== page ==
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Author Topic: Editorial Photo Cropping - Reuters again?  (Read 2569 times)

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RacePhoto

« on: June 15, 2010, 23:33 »
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http://blogs.reuters.com/gbu/2010/06/07/cropped-photos/

Quote
I would think the knife a peace activist was holding over a wounded Israeli soldier would be part of the news context.


Not only this story but the discussions that have come up here before about editing editorial. Someone asked why I didn't clone out a fence on the edge, in a shot of a race. Well, for art, yes I can, for news, no I can't?  ;D

But Reuters seems to run into this kind of marginal activity again and again. This one they got caught and pulled the photos, calling it inadvertent. HA!

Maybe not off topic now that Micro is accepting news, but maybe a better place for it considering it's about photo ethics?


Dook

« Reply #1 on: June 16, 2010, 02:33 »
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There is nothing wrong with cropping in news pictures. Cloning and similar stuff is wrong. The photographer could crop during shooting by different composition and you would never know the knife was there. I write this because you used word 'again' pointing to Reuters photographer cloning the sky in the famous Baghdad bombing picture, I guess.
Not telling a part of the truth is problem in journalism in general.

« Reply #2 on: June 16, 2010, 08:21 »
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There is nothing wrong with cropping in news pictures...

I'd be careful with that one. If "unnecessary" details are cropped out like too much sky or "fixing" bad composition is one thing.

To leave out essential details that actually were captured is falsifying content.

Dook

« Reply #3 on: June 16, 2010, 09:03 »
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The journalist or photographer judges what essential is. After all, the picture is his or her subjective view of the scene, like it or not. Yes, that is manipulation, but that's why I said it is problem with journalism in general.

« Reply #4 on: June 16, 2010, 09:28 »
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The journalist or photographer judges what essential is. After all, the picture is his or her subjective view of the scene, like it or not. Yes, that is manipulation, but that's why I said it is problem with journalism in general.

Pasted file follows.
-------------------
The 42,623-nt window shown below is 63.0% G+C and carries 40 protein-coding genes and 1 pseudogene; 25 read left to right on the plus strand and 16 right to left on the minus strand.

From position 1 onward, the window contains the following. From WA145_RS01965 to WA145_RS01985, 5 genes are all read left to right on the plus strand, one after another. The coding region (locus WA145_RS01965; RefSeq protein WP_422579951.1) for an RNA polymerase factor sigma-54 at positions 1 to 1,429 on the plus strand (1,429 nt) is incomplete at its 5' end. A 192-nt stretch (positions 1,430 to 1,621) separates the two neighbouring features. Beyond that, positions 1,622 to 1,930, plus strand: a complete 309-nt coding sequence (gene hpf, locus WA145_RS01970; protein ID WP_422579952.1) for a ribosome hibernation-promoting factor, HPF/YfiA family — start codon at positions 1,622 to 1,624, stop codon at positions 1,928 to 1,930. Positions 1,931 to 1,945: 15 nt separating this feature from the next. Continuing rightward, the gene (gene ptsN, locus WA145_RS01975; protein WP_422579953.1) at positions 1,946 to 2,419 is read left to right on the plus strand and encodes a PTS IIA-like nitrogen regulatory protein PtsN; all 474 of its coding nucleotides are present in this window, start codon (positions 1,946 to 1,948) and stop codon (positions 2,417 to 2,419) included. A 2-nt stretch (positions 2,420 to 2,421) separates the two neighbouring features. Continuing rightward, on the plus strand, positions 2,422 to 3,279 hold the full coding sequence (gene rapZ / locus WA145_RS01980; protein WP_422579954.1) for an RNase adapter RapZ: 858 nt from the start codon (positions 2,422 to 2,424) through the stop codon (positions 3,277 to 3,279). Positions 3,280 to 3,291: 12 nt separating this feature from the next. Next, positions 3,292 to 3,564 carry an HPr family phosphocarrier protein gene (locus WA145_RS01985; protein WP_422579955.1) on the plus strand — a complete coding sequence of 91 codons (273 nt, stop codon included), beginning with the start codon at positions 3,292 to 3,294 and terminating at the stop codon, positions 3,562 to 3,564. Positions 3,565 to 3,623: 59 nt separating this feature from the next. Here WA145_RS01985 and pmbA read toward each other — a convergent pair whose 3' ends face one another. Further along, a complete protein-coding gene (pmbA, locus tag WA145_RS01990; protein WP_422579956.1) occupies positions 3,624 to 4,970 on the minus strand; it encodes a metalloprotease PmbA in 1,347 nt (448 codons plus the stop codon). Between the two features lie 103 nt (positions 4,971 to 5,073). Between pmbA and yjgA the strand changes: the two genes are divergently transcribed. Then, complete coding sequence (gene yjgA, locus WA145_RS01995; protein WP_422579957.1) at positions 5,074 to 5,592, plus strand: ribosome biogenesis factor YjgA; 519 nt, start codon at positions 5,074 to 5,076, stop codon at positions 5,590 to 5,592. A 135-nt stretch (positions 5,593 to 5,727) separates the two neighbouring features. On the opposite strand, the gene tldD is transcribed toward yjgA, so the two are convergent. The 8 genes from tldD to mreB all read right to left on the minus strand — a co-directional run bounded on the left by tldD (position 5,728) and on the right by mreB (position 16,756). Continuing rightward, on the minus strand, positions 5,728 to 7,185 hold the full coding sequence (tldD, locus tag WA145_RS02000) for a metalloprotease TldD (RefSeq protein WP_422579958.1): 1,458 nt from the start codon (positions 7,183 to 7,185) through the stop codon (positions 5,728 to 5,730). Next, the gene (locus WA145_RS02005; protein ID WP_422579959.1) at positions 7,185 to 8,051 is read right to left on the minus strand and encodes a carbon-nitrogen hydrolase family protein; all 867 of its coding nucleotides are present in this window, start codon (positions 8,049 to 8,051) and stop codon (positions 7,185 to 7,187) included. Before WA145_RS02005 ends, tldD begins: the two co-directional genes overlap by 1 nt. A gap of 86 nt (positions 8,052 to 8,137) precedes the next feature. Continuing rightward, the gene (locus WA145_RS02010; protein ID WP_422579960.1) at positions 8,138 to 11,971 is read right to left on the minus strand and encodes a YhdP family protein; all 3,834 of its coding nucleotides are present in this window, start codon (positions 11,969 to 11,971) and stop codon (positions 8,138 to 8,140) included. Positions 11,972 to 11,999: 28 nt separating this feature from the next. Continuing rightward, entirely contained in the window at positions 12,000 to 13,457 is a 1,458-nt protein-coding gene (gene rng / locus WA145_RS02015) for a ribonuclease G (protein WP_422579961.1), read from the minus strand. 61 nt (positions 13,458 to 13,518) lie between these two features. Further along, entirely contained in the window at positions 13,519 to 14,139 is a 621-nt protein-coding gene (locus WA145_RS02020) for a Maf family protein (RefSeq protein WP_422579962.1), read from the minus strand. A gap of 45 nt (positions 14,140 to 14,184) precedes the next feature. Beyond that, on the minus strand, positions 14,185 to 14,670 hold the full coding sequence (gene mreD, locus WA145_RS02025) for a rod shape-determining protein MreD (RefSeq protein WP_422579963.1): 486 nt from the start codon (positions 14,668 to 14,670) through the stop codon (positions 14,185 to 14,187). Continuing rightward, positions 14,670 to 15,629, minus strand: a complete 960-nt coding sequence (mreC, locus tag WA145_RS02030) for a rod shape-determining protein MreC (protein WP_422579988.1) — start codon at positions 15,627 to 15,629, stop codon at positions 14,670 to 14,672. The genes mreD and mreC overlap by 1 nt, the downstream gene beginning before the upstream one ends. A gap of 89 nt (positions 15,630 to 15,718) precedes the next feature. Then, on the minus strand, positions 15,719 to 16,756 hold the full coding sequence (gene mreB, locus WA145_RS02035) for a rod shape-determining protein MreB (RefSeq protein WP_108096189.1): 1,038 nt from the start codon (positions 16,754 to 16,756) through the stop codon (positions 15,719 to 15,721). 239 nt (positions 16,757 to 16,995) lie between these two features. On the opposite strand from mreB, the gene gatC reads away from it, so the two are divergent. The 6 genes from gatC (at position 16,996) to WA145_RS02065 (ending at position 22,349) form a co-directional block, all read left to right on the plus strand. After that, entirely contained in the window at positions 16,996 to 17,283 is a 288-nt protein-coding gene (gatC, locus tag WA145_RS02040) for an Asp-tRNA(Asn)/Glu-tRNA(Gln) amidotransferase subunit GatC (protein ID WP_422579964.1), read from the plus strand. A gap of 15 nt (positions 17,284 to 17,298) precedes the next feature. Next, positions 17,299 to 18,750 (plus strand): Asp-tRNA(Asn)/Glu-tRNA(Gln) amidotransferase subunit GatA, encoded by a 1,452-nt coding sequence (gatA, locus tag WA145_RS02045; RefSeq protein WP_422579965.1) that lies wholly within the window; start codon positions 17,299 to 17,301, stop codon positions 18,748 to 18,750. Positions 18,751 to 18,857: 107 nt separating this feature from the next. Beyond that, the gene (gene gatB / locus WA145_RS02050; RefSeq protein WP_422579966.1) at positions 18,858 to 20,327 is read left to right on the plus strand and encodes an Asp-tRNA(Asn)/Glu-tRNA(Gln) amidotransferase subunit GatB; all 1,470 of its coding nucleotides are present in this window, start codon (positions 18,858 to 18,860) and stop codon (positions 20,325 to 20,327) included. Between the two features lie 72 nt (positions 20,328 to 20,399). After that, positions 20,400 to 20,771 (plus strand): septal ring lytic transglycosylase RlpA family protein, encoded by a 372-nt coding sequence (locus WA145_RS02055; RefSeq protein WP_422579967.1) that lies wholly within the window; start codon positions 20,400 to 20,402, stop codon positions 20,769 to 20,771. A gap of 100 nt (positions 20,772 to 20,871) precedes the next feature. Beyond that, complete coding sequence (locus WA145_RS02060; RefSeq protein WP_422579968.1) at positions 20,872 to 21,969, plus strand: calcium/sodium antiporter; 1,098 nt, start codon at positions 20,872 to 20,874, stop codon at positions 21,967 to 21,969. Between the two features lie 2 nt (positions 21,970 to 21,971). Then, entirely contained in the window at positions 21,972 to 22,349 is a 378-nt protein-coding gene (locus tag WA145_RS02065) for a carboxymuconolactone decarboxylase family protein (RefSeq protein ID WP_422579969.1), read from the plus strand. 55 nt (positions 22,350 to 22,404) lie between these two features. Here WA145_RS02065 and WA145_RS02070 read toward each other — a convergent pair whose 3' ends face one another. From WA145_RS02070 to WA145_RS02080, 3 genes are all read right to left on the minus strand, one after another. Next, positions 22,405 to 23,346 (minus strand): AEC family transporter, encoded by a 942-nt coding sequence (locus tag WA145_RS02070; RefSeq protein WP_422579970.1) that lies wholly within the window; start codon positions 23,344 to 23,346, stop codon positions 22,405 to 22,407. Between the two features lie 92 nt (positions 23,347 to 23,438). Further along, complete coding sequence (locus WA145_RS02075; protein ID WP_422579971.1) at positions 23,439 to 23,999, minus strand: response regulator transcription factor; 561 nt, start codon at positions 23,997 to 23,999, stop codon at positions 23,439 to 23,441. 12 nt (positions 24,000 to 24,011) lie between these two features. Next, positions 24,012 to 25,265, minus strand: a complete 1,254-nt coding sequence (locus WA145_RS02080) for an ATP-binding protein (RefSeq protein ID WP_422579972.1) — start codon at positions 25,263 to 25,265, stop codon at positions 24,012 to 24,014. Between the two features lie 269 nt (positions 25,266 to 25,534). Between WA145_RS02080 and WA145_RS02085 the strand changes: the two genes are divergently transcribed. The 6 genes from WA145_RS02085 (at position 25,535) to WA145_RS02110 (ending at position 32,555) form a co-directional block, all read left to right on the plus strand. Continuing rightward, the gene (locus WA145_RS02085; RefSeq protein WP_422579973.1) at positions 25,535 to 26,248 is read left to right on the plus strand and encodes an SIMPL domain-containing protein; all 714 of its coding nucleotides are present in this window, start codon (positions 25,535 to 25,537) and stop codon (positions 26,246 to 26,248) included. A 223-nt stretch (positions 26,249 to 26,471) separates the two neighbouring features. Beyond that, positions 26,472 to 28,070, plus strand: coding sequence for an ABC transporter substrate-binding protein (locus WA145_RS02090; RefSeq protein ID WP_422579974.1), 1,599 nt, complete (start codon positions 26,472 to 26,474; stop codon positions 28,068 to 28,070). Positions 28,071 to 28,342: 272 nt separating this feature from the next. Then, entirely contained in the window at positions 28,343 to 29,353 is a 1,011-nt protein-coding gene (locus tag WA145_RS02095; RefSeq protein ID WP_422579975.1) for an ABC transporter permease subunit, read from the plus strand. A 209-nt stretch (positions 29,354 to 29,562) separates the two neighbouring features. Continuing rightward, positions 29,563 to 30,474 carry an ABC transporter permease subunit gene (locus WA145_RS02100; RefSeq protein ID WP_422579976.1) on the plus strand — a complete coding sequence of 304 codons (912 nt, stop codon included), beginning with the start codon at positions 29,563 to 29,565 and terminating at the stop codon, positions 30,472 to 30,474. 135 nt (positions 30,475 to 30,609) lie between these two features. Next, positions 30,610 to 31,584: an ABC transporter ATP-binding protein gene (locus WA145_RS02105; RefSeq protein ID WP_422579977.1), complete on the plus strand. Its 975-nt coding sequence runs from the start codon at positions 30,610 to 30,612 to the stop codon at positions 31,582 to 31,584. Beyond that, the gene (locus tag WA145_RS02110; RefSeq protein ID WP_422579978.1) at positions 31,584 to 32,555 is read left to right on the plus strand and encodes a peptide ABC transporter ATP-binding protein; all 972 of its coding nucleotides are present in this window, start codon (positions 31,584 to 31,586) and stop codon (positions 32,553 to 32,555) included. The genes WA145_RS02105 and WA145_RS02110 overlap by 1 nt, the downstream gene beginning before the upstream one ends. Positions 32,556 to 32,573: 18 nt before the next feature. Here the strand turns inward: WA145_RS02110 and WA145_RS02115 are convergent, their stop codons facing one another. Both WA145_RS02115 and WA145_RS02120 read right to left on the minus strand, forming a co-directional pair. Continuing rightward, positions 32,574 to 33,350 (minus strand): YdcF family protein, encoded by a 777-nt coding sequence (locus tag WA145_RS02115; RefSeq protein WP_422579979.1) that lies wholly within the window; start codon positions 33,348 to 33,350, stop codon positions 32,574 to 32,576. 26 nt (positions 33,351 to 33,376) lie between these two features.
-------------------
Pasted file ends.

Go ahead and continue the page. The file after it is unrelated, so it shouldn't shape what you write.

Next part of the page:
I understand what you are saying - however a serious journalist who tries to capture the scene as a whole so the audience can understand the circumstances should also be respected. I mean, that if the entire shot captures critical or journalistic important information it should be included and not cropped out.

If some people like it or not is a whole different animal but as a photographer I'd be quite upset if my images get chopped up considering the circumstances they were taken.
Furthermore the public does not get "the entire picture" which could lead to a massive misdirected public opinion. 

In short, IMO it shouldn't have been cropped.

Dook

« Reply #5 on: June 16, 2010, 10:22 »
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Yes, you are right. I hope there is not so much manipulation in the media.
But, I didn't get it from the article: who cropped the picture? The editor or the photographer?

« Reply #6 on: June 17, 2010, 12:44 »
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A photo is a very small moment in time . . . there's a lot of context and sub-context we, as viewers, can't assume from looking at an image.

Looking at the images in questions, I am careful not to assume too much.

For instance, where did the knife come from? Who's knife is it? Where was that knife 30 seconds prior to the image being capture? What about 5 minutes prior to the image being captured?

Right away, I can think of at least two possible, logical explanations for someone to be holding a knife in that particular scenario depicted in the images.

One involves having the knife and using it in an aggressive manner . . . that other involves recovering the knife and just holding it. Do we REALLY know what happened? No. I would like to read the original cutline that accompanied the image from the photographer.

We all must be careful to jump to conclusions . . . . editing an image happens the moment a photographer picks a camera and lens, and continues to happen on its route to the viewer. Unbiased news reporting is a fallacy. As a news reader, I must be aware of where my news comes from, because EVERY news provider has its own bias.

I admit I know nothing of Reuters past history, or of their current agenda. One could replace Reuters with any news agency in this situation.

« Reply #7 on: June 17, 2010, 13:34 »
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There is nothing wrong with cropping in news pictures...

I'd be careful with that one. If "unnecessary" details are cropped out like too much sky or "fixing" bad composition is one thing.

To leave out essential details that actually were captured is falsifying content.

what about essential details that weren't recorded in the first place?  it only gives a false sense of reality to maintain a 'no cropping' ethic without considering the underlying subjectivity of ALL photography. 


yet another example are telephoto images that give a false perspective on location of objects

s


 

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